A senior army general has been appointed by the Government to take charge of Britain's £650 million cyber security defence programme.
After the acknowledgement by the Prime Minister David Cameron that cyber crime is one of the key focus areas for national security, the Government confirmed an initial £500 million of funding, later raised to £650 million, to push research and defence forward.
According to Computing, a senior general who is as yet unnamed will take control of the security programme to fight cyber crime. Minister of State for the Armed Forces Nick Harvey told MPs last week that a UK global operations and security control centre is now active. He said: “We have commissioned a new monitoring system to detect cyber attacks against our defence systems.”
He has also previously claimed that the Ministry of Defence has been working to form an ‘enhanced relationship' with other countries to tackle cyber issues, saying that international engagement was ‘critical' to how the Ministry of Defence responded to cyber space challenges.
Frank Coggrave, general manager EMEA at Guidance Software, welcomed the appointment, saying it was ‘a positive sign in the progression of the Government's approach'.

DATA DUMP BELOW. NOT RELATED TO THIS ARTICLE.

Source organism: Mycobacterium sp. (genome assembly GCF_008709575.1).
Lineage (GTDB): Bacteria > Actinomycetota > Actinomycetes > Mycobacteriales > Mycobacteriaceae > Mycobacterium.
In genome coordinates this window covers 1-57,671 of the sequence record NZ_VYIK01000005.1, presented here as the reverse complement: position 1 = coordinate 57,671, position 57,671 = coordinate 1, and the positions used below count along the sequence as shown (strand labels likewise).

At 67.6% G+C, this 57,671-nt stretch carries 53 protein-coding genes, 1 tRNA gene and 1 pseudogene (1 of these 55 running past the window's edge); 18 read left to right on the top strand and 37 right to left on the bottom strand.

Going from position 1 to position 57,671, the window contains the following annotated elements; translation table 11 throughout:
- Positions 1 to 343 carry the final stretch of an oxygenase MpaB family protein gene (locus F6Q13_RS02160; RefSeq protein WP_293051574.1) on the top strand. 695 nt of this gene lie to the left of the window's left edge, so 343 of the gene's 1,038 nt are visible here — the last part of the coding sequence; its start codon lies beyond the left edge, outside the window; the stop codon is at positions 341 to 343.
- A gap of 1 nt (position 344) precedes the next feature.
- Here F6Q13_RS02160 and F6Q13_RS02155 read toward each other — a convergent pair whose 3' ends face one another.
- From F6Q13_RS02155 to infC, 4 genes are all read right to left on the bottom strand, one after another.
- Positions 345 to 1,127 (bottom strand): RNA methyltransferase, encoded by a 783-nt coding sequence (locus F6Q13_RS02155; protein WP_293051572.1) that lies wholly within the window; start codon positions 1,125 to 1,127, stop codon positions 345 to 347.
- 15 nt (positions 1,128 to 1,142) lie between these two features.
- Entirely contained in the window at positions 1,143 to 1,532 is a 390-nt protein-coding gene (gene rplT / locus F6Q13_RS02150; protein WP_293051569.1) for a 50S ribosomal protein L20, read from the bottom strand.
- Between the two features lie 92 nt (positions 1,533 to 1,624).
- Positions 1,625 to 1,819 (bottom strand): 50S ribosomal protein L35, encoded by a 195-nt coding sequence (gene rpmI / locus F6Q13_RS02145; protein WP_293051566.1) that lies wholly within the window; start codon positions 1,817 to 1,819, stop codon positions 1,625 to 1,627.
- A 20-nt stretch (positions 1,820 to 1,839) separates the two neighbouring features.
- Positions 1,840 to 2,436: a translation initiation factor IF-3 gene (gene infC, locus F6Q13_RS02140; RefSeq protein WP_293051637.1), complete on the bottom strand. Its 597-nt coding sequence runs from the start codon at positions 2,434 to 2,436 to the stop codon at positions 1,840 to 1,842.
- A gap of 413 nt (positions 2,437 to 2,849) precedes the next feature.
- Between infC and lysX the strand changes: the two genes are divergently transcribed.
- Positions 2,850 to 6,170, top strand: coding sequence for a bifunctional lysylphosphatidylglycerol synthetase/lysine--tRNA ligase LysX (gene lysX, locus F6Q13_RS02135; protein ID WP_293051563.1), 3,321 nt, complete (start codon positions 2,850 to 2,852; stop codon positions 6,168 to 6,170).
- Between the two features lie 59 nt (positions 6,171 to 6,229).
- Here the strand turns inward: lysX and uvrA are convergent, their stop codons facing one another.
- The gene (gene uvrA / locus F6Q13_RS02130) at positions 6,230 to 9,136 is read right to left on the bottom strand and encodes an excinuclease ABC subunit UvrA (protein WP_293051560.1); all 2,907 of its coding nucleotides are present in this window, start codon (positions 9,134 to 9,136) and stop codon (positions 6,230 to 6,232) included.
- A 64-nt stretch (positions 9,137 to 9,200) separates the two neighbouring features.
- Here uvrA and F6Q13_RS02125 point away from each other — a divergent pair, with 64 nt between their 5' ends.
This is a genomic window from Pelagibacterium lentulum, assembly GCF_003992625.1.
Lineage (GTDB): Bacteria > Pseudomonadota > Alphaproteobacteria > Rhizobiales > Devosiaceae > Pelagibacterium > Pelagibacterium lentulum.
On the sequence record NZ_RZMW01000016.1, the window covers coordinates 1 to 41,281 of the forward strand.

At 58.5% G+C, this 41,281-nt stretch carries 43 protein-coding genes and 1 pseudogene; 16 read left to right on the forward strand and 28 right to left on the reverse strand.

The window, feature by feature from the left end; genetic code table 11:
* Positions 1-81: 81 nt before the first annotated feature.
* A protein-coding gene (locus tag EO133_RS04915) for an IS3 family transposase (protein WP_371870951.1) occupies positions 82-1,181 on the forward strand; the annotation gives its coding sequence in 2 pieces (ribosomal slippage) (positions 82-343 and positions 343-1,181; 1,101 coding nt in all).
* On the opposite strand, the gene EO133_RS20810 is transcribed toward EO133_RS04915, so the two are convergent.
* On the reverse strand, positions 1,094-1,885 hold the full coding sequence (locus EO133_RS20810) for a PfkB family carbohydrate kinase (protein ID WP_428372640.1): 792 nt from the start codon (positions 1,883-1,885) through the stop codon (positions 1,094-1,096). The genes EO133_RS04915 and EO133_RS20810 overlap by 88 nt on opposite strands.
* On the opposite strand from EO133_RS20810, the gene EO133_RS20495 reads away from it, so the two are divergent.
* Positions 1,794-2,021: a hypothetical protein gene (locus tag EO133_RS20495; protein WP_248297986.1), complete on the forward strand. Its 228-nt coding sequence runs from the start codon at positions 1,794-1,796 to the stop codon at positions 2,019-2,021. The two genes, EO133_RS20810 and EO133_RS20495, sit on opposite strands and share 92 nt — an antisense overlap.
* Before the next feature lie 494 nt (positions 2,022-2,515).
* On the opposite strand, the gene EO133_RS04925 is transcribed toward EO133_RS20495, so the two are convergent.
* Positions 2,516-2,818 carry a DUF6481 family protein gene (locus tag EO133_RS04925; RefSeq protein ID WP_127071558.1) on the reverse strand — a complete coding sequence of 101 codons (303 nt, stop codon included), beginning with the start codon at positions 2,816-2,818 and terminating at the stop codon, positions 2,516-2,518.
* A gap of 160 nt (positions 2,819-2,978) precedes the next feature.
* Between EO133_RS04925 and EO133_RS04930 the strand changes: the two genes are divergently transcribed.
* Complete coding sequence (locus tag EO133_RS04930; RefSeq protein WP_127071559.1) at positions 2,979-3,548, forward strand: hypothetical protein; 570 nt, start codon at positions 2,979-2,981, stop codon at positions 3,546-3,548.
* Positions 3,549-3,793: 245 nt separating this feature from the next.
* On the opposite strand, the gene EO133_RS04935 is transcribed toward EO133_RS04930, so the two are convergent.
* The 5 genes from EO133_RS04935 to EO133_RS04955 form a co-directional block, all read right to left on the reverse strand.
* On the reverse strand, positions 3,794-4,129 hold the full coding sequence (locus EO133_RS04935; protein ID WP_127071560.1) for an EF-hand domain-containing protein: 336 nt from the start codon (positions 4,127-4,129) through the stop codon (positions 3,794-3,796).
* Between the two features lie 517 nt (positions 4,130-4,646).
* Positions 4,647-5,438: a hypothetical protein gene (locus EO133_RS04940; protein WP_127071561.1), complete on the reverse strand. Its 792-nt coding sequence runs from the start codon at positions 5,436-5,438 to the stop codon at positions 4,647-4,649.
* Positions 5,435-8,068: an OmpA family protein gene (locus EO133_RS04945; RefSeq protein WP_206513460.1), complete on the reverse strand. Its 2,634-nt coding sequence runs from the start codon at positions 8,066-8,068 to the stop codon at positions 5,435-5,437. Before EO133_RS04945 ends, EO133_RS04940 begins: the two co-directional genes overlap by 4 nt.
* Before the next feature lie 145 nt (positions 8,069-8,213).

He said: “It's another key step in their efforts to bolster protection, and whilst there is no detail on all the measures that are being taken, it does signal the seriousness with which the cyber crime threats are being taken.
“The Armed Forces minister Nick Harvey has also said that the MoD is developing a joint approach with industry and cooperation will be vital in strengthening defences. We have to remember that we're dealing with cyber criminals who are becoming increasingly skilled in evading detection, a collaborative approach between public and private sectors will be vital to mitigate these new threats.
“What we must remember though is that Government initiatives can help set the agenda, they can't protect all of the country or all of the businesses in it.”